Via

Erik Nijkamp, Ruiqi Gao, Pavel Sountsov, Srinivas Vasudevan, Bo Pang, Song-Chun Zhu, Ying Nian Wu

Learning energy-based model (EBM) requires MCMC sampling of the learned model as the inner loop of the learning algorithm. However, MCMC sampling of EBM in data space is generally not mixing, because the energy function, which is usually parametrized by deep network, is highly multi-modal in the data space. This is a serious handicap for both the theory and practice of EBM. In this paper, we propose to learn EBM with a flow-based model serving as a backbone, so that the EBM is a correction or an exponential tilting of the flow-based model. We show that the model has a particularly simple form in the space of the latent variables of the flow-based model, and MCMC sampling of the EBM in the latent space, which is a simple special case of neural transport MCMC, mixes well and traverses modes in the data space. This enables proper sampling and learning of EBM.

Via

Junpeng Lao, Christopher Suter, Ian Langmore, Cyril Chimisov, Ashish Saxena, Pavel Sountsov, Dave Moore, Rif A. Saurous, Matthew D. Hoffman, Joshua V. Dillon

Markov chain Monte Carlo (MCMC) is widely regarded as one of the most important algorithms of the 20th century. Its guarantees of asymptotic convergence, stability, and estimator-variance bounds using only unnormalized probability functions make it indispensable to probabilistic programming. In this paper, we introduce the TensorFlow Probability MCMC toolkit, and discuss some of the considerations that motivated its design.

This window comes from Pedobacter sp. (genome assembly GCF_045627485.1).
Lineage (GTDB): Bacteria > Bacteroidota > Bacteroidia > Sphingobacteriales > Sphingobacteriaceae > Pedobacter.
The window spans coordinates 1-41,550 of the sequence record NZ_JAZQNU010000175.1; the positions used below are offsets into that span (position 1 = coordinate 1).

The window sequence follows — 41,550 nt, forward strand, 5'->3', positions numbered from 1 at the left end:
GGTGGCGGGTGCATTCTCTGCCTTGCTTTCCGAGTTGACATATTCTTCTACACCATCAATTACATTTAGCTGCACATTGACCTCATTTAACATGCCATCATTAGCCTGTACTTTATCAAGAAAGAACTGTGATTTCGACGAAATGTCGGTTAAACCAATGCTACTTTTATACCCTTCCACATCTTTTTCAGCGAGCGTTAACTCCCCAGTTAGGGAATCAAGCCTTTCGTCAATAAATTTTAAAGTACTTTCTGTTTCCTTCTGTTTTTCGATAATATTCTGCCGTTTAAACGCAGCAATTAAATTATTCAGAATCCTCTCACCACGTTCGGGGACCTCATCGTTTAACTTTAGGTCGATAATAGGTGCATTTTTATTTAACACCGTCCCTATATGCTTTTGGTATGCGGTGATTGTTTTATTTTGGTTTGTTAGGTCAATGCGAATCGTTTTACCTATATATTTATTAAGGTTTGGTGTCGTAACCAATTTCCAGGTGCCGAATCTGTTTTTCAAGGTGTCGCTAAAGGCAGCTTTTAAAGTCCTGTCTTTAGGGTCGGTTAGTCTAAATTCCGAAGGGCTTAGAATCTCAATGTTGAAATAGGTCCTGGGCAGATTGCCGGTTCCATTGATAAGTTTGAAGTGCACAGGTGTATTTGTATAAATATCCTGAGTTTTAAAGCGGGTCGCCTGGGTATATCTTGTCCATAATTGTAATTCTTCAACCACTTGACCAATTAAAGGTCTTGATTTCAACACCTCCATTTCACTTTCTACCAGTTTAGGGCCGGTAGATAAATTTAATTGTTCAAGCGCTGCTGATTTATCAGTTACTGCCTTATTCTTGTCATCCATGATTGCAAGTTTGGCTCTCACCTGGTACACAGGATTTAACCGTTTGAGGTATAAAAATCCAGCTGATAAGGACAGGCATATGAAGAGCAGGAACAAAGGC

Via

Matthew Hoffman, Pavel Sountsov, Joshua V. Dillon, Ian Langmore, Dustin Tran, Srinivas Vasudevan

Hamiltonian Monte Carlo is a powerful algorithm for sampling from difficult-to-normalize posterior distributions. However, when the geometry of the posterior is unfavorable, it may take many expensive evaluations of the target distribution and its gradient to converge and mix. We propose neural transport (NeuTra) HMC, a technique for learning to correct this sort of unfavorable geometry using inverse autoregressive flows (IAF), a powerful neural variational inference technique. The IAF is trained to minimize the KL divergence from an isotropic Gaussian to the warped posterior, and then HMC sampling is performed in the warped space. We evaluate NeuTra HMC on a variety of synthetic and real problems, and find that it significantly outperforms vanilla HMC both in time to reach the stationary distribution and asymptotic effective-sample-size rates.

Via

Pavel Sountsov, Sunita Sarawagi

Encoder-decoder networks are popular for modeling sequences probabilistically in many applications. These models use the power of the Long Short-Term Memory (LSTM) architecture to capture the full dependence among variables, unlike earlier models like CRFs that typically assumed conditional independence among non-adjacent variables. However in practice encoder-decoder models exhibit a bias towards short sequences that surprisingly gets worse with increasing beam size. In this paper we show that such phenomenon is due to a discrepancy between the full sequence margin and the per-element margin enforced by the locally conditioned training objective of a encoder-decoder model. The discrepancy more adversely impacts long sequences, explaining the bias towards predicting short sequences. For the case where the predicted sequences come from a closed set, we show that a globally conditioned model alleviates the above problems of encoder-decoder models. From a practical point of view, our proposed model also eliminates the need for a beam-search during inference, which reduces to an efficient dot-product based search in a vector-space.

Via